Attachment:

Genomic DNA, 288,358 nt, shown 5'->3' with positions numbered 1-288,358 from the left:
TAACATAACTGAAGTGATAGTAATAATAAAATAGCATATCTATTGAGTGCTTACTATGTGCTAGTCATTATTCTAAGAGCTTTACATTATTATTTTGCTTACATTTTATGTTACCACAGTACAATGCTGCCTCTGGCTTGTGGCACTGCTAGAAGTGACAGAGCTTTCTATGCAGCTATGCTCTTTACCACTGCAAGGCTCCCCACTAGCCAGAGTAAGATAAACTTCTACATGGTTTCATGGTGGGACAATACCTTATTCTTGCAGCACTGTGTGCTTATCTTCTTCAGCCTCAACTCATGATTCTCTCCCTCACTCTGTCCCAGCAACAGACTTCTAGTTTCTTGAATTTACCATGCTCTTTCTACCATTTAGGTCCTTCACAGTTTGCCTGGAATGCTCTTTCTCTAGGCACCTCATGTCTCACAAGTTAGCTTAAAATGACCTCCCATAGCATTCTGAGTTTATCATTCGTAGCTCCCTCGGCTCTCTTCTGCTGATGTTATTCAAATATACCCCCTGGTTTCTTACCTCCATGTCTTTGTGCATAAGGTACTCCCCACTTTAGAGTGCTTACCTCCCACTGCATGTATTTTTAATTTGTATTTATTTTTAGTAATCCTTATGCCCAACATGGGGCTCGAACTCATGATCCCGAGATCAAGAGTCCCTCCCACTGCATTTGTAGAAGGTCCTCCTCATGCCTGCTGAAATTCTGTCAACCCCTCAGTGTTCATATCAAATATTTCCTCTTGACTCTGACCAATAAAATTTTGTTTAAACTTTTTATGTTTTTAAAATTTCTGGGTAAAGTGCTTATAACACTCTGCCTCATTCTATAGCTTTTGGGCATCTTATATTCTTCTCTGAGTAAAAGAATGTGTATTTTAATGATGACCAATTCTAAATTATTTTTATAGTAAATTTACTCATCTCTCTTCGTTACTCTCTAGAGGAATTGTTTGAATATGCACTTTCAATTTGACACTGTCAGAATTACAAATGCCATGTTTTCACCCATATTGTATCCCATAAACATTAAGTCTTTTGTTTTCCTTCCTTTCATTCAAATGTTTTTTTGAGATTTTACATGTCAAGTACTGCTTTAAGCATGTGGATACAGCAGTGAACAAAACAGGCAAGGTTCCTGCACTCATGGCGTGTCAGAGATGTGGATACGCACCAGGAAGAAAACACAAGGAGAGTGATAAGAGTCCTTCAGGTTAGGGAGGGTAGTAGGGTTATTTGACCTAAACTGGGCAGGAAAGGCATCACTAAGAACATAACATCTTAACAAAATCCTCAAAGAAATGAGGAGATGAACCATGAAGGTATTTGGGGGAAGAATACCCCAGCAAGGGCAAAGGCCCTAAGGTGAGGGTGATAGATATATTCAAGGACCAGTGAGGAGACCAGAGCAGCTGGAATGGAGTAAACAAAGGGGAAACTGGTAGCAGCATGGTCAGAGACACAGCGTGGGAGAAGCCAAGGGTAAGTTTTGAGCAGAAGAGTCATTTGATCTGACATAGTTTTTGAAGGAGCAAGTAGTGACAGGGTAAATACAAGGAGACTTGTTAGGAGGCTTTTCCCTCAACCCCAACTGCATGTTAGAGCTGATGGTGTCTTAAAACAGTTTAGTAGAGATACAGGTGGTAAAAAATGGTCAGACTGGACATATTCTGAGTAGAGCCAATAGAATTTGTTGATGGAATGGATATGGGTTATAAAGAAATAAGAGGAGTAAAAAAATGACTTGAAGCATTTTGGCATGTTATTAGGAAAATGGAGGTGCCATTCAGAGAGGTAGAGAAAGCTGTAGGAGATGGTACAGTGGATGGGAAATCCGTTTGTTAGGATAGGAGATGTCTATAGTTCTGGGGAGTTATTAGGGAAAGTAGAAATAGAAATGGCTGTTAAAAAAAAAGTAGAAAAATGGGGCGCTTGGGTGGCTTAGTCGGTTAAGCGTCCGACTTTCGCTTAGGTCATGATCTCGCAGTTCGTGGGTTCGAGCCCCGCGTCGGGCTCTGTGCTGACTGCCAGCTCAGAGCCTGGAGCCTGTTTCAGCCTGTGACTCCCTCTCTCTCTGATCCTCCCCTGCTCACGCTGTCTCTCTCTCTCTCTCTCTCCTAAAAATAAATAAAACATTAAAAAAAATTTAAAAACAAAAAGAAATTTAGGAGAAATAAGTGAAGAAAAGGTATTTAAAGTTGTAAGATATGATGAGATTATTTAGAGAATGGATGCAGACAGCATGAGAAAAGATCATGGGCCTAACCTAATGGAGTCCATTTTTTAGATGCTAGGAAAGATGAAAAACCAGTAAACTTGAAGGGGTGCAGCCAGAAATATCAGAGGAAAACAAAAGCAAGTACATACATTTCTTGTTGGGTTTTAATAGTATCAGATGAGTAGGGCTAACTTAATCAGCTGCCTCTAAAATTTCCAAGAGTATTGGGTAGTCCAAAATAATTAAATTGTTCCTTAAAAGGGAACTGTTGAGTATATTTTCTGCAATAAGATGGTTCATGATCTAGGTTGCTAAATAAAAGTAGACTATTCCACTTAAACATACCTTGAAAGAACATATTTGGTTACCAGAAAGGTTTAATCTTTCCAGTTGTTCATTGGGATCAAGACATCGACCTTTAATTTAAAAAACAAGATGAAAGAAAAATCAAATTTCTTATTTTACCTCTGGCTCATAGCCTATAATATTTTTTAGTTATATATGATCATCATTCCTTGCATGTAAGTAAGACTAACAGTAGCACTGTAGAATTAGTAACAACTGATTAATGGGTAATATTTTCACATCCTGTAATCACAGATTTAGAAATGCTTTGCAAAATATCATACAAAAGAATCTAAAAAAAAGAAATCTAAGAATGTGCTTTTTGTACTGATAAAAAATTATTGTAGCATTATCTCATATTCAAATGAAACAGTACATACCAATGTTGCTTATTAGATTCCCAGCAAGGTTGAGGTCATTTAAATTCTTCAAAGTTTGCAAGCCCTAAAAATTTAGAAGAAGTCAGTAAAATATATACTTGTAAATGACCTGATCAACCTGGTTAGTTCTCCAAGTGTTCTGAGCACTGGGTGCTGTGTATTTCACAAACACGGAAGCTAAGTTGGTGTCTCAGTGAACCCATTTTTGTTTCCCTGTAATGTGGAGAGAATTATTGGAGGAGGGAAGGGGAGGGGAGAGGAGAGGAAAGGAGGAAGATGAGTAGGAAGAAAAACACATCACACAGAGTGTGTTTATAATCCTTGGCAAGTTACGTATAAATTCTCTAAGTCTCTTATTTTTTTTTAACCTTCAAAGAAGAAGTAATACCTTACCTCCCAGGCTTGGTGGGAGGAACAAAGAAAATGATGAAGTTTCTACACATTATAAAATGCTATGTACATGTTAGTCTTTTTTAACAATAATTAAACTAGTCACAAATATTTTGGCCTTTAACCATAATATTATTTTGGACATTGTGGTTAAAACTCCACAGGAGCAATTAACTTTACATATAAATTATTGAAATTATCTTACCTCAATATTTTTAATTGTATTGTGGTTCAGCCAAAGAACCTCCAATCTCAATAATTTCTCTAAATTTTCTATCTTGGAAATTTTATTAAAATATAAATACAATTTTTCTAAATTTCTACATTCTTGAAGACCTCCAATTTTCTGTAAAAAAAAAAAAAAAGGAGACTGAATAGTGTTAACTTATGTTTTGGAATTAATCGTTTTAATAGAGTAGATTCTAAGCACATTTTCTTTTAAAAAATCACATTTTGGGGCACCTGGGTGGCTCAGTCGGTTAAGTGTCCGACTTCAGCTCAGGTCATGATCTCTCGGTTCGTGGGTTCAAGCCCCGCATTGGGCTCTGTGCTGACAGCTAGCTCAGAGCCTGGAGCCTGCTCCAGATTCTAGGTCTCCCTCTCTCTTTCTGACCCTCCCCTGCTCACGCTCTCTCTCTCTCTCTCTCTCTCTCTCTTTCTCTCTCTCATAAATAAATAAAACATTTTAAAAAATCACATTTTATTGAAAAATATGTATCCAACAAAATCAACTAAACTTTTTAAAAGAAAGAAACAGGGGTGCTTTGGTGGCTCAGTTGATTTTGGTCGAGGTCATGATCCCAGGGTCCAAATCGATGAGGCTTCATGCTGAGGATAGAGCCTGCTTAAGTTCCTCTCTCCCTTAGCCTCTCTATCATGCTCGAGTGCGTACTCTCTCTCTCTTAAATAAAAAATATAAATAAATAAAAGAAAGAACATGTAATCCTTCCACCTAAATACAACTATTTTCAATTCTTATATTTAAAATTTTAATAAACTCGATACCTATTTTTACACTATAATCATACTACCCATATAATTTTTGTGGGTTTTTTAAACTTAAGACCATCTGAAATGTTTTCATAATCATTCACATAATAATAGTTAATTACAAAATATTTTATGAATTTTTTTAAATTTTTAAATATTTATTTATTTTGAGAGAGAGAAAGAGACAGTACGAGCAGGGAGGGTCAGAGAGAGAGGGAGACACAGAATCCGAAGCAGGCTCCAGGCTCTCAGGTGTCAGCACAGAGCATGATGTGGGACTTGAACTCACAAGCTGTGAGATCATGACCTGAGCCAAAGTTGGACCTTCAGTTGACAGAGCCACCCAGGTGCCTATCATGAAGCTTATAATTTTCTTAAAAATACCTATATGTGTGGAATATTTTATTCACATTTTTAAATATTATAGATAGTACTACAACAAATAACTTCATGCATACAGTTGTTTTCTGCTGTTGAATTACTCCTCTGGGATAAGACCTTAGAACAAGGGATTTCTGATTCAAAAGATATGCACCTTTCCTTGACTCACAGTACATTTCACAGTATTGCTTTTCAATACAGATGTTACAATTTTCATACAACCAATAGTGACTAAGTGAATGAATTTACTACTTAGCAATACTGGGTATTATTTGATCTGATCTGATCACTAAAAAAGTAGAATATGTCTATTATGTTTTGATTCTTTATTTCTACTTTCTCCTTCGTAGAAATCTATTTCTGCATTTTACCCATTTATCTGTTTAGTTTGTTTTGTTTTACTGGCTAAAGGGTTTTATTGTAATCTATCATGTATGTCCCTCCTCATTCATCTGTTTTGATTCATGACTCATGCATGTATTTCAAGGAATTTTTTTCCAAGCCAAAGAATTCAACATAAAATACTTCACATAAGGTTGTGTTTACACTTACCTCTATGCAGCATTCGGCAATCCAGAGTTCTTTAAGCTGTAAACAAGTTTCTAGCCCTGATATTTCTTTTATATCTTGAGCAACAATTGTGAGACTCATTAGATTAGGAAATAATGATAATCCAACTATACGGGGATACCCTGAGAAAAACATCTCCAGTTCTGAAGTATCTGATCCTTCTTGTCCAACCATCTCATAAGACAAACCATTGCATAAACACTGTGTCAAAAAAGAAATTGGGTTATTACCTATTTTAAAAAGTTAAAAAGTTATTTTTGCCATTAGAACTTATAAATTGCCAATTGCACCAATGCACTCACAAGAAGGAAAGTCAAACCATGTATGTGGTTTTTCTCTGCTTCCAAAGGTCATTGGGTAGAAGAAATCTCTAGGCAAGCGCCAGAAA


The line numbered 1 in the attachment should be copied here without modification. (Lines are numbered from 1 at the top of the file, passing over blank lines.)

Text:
Genomic DNA, 288,358 nt, shown 5'->3' with positions numbered 1-288,358 from the left: